Remarks as Prepared for Delivery
Good afternoon. Today I am pleased to announce the establishment of the Procurement Collusion Strike Force, a joint law enforcement effort that will combat antitrust crimes and related fraudulent schemes that impact government procurement, grant, and program funding.
I want to begin by thanking Deputy Attorney General Rosen for joining us today and for his, the Attorney General’s, and the Justice Department’s full support for this important initiative.
I specifically want to thank my colleagues and partners who are standing here and have joined forces in this effort to protect American taxpayers. The Procurement Collusion Strike Force (PCSF) is an interagency partnership consisting of prosecutors from the Antitrust Division, prosecutors from a number of U.S. Attorneys’ Offices around the country, and investigators from the FBI and four major federal Offices of Inspector General. The Strike Force will harness the combined expertise and capacity of these partners in order to deter, detect, investigate, and prosecute antitrust crimes and related criminal schemes that undermine the integrity of the government procurement process.
Leaders from these partners are here today, and I want to recognize them and their commitment to the PCSF.
Joining me on stage are 10 of our 13 partner U.S. Attorneys:
- Jessie Liu, from the District of Columbia, who also serves as Chair of the Attorney General’s Advisory Committee;
- Erin Nealy Cox, from the Northern District of Texas, who also serves as Vice Chair of the Attorney General’s Advisory Committee;
- Nick Hanna, from the Central District of California;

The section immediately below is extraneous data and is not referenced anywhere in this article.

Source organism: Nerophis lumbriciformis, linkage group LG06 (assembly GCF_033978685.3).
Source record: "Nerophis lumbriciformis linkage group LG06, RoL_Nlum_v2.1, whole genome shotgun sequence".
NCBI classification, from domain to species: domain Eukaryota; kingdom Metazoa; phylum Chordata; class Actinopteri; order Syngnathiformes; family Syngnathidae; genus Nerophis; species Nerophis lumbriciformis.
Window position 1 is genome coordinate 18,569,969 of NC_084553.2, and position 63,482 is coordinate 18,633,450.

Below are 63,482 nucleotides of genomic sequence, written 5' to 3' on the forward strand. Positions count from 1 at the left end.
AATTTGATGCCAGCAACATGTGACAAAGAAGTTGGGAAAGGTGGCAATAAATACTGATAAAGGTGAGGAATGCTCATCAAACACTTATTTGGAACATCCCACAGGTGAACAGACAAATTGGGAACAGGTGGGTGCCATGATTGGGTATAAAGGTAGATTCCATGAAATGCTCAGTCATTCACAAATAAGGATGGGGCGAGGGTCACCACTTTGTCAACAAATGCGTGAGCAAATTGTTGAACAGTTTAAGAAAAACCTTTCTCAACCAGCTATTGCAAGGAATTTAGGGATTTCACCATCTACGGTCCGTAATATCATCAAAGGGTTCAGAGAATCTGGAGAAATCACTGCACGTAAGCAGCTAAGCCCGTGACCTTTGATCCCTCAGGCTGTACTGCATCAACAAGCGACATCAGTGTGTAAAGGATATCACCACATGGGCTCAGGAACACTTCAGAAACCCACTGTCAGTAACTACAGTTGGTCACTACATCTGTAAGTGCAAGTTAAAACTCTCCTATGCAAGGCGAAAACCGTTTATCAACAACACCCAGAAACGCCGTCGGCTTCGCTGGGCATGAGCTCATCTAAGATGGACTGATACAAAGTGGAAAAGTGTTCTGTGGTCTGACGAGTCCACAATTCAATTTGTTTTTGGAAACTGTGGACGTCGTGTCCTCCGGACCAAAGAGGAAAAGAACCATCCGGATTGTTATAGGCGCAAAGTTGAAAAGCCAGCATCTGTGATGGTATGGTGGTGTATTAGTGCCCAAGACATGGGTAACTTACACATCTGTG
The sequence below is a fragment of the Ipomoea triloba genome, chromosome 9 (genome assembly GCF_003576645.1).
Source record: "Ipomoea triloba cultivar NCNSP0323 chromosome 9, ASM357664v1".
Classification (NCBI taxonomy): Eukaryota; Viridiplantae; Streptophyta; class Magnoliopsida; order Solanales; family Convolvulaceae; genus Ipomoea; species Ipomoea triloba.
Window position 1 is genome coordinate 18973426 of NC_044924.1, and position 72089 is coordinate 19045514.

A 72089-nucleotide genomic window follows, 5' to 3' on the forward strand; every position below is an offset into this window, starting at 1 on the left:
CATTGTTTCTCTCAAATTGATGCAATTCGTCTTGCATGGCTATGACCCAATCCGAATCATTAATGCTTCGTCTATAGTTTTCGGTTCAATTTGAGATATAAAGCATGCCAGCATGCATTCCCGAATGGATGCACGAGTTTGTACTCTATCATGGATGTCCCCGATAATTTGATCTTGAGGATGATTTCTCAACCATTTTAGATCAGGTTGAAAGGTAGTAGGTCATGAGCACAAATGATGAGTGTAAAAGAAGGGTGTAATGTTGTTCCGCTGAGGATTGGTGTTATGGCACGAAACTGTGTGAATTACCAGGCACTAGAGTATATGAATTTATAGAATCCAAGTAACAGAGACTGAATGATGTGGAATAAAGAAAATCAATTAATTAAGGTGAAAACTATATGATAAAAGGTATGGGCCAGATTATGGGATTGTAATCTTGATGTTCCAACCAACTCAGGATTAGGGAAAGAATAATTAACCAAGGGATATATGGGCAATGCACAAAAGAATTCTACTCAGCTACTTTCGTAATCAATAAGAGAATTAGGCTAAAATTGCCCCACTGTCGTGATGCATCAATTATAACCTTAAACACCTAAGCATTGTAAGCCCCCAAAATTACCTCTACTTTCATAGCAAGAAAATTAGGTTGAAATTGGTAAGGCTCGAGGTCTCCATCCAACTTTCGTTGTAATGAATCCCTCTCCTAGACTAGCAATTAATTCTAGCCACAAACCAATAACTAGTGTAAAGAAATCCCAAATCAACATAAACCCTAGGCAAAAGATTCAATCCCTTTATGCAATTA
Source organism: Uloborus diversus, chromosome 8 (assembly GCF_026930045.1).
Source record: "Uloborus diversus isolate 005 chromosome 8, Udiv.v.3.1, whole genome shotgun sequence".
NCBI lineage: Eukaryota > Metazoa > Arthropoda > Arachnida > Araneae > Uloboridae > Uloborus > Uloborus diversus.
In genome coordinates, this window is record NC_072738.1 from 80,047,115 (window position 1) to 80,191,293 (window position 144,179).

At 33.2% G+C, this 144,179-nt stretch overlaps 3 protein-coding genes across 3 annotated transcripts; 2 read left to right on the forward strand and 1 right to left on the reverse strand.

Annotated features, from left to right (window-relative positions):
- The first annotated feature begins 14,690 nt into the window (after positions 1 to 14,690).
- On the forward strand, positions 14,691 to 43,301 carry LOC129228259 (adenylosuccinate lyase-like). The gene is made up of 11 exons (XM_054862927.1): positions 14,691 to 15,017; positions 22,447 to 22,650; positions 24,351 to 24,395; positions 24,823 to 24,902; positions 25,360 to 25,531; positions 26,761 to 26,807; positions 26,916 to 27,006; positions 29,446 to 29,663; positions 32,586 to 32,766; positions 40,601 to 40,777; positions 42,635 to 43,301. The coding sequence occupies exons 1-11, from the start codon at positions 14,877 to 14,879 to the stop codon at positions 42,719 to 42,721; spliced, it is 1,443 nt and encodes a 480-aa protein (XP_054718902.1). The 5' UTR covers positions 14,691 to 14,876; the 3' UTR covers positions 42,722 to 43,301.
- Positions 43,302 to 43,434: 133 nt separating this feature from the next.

- Jason Dunn, from the District of Colorado;
- Ariana Fajardo Orshan, from the Southern District of Florida;
- “BJay” Pak, from the Northern District of Georgia;
- John Lausch, Jr., from the Northern District of Illinois;
- Matthew Schneider, from the Eastern District of Michigan;
- William McSwain, from the Eastern District of Pennsylvania; and
- Zach Terwilliger, from the Eastern District of Virginia.
Although they could not be here today, I also want to recognize Greg Scott, U.S. Attorney for the Eastern District of California; Geoff Berman, U.S. Attorney for the Southern District of New York; and David DeVillers, U.S. Attorney for the Southern District of Ohio, for their commitment to this Strike Force.
I also want to recognize the FBI and thank Director Chris Wray for his support in forming the Strike Force. Although Director Wray could not join us today, I am pleased that Associate Deputy Director Paul Abbate, and Assistant Director of the Criminal Investigative Division Terry Wade, are here on behalf of the FBI.
I am also joined today by leaders from our federal Inspector General partners in the Strike Force:
- Michael Horowitz, the Inspector General of the Department of Justice, who also serves as the Chair of CIGIE, the Council of Inspectors General on Integrity and Efficiency;
- Kelly Mayo, the Principal Deputy Director of the Defense Criminal Investigative Service, from the Department of Defense Office of Inspector General;
- Deputy Inspector General William Siemer, from the U.S. Postal Service Office of Inspector General; and
- Assistant Inspector General James Adams, from the General Services Administration Office of Inspector General.
Thank you all for your commitment of resources and support to this new Strike Force.